But most shocking of all the sins of omission in this volume is its failure to credit the artists. Lack of an index is forgivable. But failure to give a single painterly attribution in a book where image is king is just inexplicably lame. Anyone who admires this artwork will have to turn to some of Collectors Press's other, more carefully produced books and do some detective work to track down the pulp geniuses behind these canvases.
Out of Aegypt
Kage Baker has attained an impressive and well-deserved reputation based on her stories and novels of the Company, time-traveling gadabouts. Her latest story collection, Mother Aegypt (Night Shade; paperback, $27) exhibits her sure hand in the crafting of fantasy as well. Two stories -- "How They Tried to Talk Indian Tony Down" and "Pueblo" -- are indeed science fiction, the latter radiating a charming pastoralist-meets-ET vibe. But the other 11 pieces range over the wider map of the irrationally unreal. The first three stories -- "Leaving His Cares Behind," "The Briscian Saint" and "Desolation Rose" -- linked by their common otherworldly setting, are wry and affecting narratives in the manner of James Branch Cabell or Lord Dunsany. Several tales make fine use of a child's point-of-view, most notably "What the Tyger Told Her," which achieves an understated terror that Shirley Jackson or Roald Dahl might have envied. Baker is at home in modern settings -- "The Summer People" -- or in past milieus, such as the World War II-vintage "Her Father's Eyes." She also blends tragedy and comedy expertly, especially in the title story, which is something of a "sorcerer's apprentice" myth in its depiction of a buffoonish fat man hired by an immortal prophetess.
He "tore down a piece of the sky -- a corner, with no stars -- for a cloak of invisibility," says Baker of one protagonist. We could justifiably say that Baker has similarly mantled herself in the heavens.
The Love of a Good Mudwoman
In her accomplished debut novel, Firethorn (Scribner, $25), Sarah Micklem eschews the overused Tolkien fantasy template and harks back to an older strain of fantastical romance typically found in the works of William Morris and H. Rider Haggard. From Morris, she derives a quasi-Arthurian milieu of knights in a landscape of wild woods and scattered pockets of civilization, tinged throughout with folk magic. From Haggard she borrows an air of cosmic fatalism and predestination. The resulting mix is fresh and affecting.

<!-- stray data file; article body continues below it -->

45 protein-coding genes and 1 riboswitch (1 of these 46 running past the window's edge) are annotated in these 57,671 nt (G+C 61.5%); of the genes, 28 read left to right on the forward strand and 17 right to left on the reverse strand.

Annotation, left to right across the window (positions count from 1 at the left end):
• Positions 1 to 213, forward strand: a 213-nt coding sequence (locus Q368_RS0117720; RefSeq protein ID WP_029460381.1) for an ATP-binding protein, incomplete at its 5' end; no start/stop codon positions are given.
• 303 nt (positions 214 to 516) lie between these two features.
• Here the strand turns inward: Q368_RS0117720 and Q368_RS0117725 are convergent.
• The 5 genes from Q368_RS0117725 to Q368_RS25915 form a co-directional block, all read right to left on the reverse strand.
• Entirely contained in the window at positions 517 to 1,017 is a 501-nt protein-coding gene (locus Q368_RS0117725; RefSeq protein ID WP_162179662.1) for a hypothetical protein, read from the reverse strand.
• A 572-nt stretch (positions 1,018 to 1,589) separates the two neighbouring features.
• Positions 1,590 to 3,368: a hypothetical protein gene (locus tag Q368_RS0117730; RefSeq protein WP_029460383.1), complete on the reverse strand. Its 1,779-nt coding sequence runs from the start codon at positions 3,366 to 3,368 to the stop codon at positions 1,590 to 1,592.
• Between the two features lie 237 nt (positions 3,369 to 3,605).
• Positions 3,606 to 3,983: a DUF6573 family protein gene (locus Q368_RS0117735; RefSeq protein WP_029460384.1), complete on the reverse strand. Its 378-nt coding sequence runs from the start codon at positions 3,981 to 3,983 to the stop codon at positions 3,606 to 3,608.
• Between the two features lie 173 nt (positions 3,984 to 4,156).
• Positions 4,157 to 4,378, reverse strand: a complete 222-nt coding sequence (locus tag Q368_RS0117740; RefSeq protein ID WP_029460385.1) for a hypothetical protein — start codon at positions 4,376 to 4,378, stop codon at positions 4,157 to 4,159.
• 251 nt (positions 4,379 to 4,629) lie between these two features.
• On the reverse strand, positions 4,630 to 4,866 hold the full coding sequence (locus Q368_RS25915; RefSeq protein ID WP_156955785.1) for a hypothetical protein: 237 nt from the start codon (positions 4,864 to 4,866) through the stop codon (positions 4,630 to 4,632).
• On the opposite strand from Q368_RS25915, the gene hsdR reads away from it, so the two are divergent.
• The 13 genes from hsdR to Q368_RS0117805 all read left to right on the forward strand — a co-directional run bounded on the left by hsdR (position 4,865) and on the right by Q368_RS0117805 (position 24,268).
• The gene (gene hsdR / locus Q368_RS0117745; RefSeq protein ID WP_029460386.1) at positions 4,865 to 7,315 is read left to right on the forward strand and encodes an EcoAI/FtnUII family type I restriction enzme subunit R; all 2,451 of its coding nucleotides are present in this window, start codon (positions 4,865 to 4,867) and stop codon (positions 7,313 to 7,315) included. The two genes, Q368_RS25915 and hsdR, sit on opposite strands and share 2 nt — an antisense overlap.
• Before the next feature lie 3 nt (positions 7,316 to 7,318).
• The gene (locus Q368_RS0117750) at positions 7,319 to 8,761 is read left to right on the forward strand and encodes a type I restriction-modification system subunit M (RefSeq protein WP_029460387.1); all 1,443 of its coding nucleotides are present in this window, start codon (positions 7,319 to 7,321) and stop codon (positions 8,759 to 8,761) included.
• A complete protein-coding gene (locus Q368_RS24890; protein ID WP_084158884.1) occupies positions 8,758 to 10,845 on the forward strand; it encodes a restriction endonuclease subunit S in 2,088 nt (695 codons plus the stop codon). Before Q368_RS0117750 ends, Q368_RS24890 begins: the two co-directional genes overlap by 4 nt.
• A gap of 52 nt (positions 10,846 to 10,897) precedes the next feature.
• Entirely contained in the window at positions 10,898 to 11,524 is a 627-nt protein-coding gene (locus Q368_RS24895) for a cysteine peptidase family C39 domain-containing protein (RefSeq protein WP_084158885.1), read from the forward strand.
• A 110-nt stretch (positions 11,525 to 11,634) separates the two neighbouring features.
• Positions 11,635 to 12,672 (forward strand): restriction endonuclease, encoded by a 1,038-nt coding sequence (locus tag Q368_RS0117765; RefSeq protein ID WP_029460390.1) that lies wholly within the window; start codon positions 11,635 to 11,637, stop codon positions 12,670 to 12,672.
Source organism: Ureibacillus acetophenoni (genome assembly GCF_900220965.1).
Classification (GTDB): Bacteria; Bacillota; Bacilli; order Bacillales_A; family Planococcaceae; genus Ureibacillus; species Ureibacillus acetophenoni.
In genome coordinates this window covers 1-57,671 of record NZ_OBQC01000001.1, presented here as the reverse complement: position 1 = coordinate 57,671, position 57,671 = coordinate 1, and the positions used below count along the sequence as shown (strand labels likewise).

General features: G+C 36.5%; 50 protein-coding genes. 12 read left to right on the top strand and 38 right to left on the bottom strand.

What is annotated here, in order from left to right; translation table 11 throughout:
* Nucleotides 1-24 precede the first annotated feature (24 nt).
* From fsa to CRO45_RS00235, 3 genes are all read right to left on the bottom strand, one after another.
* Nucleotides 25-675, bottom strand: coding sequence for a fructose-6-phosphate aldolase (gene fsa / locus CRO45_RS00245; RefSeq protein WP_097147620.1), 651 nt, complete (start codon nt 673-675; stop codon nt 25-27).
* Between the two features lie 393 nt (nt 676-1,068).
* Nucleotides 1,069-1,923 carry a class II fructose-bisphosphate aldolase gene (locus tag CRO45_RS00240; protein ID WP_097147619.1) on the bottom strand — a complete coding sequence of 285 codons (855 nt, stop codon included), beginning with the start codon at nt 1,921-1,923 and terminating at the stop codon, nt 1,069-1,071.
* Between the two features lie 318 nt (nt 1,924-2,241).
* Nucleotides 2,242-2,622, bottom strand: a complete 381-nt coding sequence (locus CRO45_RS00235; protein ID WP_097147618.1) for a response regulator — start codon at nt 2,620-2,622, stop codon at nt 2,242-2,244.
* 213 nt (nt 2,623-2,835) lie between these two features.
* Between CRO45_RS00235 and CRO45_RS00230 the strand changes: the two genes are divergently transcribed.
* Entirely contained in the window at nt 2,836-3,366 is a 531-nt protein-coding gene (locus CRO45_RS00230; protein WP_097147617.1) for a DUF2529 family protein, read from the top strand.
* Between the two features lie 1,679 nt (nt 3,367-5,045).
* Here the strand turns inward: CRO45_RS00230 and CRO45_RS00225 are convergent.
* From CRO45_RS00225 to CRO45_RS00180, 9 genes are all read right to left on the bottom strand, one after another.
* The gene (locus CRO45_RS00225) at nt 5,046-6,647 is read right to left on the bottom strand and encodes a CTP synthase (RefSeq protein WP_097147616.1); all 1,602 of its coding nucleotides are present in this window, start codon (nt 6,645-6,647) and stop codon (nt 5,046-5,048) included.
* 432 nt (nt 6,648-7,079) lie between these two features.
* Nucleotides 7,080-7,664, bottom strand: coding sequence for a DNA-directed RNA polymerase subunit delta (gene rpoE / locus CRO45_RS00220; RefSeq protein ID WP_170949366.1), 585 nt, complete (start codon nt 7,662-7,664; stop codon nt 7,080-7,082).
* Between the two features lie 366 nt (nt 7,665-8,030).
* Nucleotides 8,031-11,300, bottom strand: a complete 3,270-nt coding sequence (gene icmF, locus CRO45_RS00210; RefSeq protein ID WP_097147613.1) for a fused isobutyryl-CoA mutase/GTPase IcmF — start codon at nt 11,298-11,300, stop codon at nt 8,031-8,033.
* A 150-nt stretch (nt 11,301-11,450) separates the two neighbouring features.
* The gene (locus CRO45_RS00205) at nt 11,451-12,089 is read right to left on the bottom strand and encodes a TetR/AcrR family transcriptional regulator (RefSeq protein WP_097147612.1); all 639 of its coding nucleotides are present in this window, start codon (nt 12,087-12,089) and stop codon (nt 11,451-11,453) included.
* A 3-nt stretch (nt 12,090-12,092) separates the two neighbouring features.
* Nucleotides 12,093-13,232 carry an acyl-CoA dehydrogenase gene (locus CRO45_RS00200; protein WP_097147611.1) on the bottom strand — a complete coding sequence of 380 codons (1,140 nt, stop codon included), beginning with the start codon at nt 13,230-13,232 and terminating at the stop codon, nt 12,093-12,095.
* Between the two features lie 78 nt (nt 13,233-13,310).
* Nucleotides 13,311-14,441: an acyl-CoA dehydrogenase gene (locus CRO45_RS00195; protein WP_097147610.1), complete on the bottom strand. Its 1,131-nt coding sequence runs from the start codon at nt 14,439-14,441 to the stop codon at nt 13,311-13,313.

Our heroine is an orphan ironically named Luck, for her superstitiously revered red hair. Raised under brutal conditions, Luck is a "mudperson," one of the serfs who serve the Bloods, this particular world's elite. Cast adrift by the death of her patron, Luck spends a rough year alone in the forest refining her knowledge of curative herbs. Tasting the rare berries of the Firethorn tree, she undergoes a mystical experience that elevates her sensibilities to a new plateau, causing her to adopt the name of the tree as her own. Afterward, she falls in love with a Blood warrior named Sire Galan, who takes her as his mistress. But Firethorn's presence in the Marchfield, an encampment of knights, proves disruptive to the whole society, and a series of traumatic events threatens to derail both the happiness of the lovers and the whole social apparatus of the Bloods.
Choosing to narrate in the first-person, Micklem instantly establishes a strong, confident, sensitive voice for her protagonist. As Firethorn navigates the fault lines of her world, the reader is simultaneously educated in the intricate ways of this fully imagined society. Micklem's prose is stately yet sprightly, rife with gorgeous descriptions of landscapes and palpable emotions. And her feminist and political subtexts are mature and resonant, never egregious.
Paul Di Filippo's "Beyond the Farthest Precinct," a sequel to Alan Moore's graphic novel "Top Ten," will be published next year.